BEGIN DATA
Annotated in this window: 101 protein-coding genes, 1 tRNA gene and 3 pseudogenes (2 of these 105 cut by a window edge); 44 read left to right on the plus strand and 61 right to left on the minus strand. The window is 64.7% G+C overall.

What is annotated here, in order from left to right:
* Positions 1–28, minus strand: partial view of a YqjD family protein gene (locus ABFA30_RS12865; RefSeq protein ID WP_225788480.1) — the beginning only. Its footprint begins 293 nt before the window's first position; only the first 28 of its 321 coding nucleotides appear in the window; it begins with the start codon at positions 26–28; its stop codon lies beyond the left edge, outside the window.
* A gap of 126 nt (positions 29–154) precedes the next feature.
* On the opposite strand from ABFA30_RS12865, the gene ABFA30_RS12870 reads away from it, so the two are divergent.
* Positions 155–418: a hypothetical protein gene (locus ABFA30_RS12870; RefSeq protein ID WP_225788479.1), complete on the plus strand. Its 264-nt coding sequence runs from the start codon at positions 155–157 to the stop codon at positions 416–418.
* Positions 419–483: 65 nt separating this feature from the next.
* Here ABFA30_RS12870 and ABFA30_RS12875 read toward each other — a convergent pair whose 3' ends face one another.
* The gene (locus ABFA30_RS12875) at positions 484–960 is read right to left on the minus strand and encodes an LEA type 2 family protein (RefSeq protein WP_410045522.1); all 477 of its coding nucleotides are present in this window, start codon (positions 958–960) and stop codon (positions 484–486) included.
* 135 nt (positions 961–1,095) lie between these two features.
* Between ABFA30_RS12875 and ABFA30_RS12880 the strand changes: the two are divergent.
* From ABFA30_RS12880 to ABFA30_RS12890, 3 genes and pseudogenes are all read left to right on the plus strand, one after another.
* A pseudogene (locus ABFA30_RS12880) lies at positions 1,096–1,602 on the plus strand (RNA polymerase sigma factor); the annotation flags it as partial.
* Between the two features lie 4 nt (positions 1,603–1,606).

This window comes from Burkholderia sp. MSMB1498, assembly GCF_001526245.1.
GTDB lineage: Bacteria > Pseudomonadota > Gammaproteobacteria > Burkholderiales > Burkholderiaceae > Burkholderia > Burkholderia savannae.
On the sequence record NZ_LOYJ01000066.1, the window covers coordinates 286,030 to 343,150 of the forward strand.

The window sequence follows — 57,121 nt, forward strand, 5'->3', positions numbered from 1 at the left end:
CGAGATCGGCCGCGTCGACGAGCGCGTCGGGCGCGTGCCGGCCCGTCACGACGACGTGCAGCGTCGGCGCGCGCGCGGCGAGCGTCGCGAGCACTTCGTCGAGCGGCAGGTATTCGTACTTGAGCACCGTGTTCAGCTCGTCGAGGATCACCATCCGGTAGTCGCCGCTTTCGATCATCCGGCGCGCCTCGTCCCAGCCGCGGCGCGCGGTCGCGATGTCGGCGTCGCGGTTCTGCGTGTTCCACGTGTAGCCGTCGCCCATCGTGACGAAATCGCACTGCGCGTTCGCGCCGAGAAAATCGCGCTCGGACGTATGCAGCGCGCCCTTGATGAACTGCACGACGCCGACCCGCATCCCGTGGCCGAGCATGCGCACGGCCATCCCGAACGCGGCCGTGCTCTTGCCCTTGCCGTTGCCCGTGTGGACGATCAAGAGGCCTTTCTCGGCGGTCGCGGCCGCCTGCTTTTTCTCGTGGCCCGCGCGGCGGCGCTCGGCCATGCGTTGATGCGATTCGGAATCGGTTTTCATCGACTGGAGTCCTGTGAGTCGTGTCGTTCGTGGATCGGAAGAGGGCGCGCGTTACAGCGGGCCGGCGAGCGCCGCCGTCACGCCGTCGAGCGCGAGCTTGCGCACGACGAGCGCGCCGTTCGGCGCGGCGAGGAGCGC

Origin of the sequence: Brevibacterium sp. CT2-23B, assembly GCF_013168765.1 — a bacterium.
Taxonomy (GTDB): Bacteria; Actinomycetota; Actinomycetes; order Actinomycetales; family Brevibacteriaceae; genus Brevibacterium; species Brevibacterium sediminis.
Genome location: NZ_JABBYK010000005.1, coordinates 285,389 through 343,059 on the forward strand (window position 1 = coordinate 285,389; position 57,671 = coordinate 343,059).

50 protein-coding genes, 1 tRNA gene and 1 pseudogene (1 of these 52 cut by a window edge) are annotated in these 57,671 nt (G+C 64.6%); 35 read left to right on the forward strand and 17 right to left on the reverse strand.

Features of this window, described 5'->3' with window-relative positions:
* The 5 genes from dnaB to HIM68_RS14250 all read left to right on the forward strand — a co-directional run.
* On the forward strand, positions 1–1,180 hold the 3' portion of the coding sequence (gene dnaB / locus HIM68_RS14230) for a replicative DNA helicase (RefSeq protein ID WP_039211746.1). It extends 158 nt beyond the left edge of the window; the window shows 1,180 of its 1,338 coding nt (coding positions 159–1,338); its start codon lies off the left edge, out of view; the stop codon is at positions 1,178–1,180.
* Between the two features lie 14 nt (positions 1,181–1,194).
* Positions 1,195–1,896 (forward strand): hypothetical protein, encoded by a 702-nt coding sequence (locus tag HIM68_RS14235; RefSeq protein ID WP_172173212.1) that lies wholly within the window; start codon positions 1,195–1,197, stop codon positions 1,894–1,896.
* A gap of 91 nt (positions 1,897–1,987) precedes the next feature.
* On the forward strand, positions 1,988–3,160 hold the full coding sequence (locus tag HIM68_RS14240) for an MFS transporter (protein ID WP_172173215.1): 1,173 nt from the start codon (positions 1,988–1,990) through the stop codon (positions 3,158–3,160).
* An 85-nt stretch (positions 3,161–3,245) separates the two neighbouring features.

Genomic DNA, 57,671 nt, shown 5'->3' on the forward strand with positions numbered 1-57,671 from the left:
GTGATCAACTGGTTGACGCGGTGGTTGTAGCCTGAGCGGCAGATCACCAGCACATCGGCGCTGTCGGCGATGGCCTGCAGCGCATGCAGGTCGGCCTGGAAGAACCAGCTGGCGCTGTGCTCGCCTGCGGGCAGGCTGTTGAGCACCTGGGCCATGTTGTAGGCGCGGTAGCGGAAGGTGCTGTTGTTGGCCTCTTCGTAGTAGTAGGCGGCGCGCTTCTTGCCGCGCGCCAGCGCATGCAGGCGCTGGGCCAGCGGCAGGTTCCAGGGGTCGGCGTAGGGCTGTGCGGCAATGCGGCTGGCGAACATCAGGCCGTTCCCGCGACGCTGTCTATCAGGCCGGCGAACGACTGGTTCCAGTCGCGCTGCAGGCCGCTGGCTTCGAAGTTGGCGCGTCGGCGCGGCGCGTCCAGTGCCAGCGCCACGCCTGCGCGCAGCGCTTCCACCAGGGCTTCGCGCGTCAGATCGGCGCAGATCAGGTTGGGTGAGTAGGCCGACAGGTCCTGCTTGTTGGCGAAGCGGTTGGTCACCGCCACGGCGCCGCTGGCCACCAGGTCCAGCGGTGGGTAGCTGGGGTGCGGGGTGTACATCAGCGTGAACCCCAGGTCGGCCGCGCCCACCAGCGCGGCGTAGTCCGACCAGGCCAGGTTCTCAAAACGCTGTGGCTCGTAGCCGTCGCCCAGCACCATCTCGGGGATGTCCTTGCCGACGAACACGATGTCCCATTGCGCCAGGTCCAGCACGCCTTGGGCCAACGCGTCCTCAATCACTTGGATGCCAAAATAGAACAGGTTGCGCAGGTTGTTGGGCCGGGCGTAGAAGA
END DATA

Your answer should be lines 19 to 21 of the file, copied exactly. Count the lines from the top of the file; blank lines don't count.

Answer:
CGAGATCGGCCGCGTCGACGAGCGCGTCGGGCGCGTGCCGGCCCGTCACGACGACGTGCAGCGTCGGCGCGCGCGCGGCGAGCGTCGCGAGCACTTCGTCGAGCGGCAGGTATTCGTACTTGAGCACCGTGTTCAGCTCGTCGAGGATCACCATCCGGTAGTCGCCGCTTTCGATCATCCGGCGCGCCTCGTCCCAGCCGCGGCGCGCGGTCGCGATGTCGGCGTCGCGGTTCTGCGTGTTCCACGTGTAGCCGTCGCCCATCGTGACGAAATCGCACTGCGCGTTCGCGCCGAGAAAATCGCGCTCGGACGTATGCAGCGCGCCCTTGATGAACTGCACGACGCCGACCCGCATCCCGTGGCCGAGCATGCGCACGGCCATCCCGAACGCGGCCGTGCTCTTGCCCTTGCCGTTGCCCGTGTGGACGATCAAGAGGCCTTTCTCGGCGGTCGCGGCCGCCTGCTTTTTCTCGTGGCCCGCGCGGCGGCGCTCGGCCATGCGTTGATGCGATTCGGAATCGGTTTTCATCGACTGGAGTCCTGTGAGTCGTGTCGTTCGTGGATCGGAAGAGGGCGCGCGTTACAGCGGGCCGGCGAGCGCCGCCGTCACGCCGTCGAGCGCGAGCTTGCGCACGACGAGCGCGCCGTTCGGCGCGGCGAGGAGCGC

Origin of the sequence: Brevibacterium sp. CT2-23B, assembly GCF_013168765.1 — a bacterium.
Taxonomy (GTDB): Bacteria; Actinomycetota; Actinomycetes; order Actinomycetales; family Brevibacteriaceae; genus Brevibacterium; species Brevibacterium sediminis.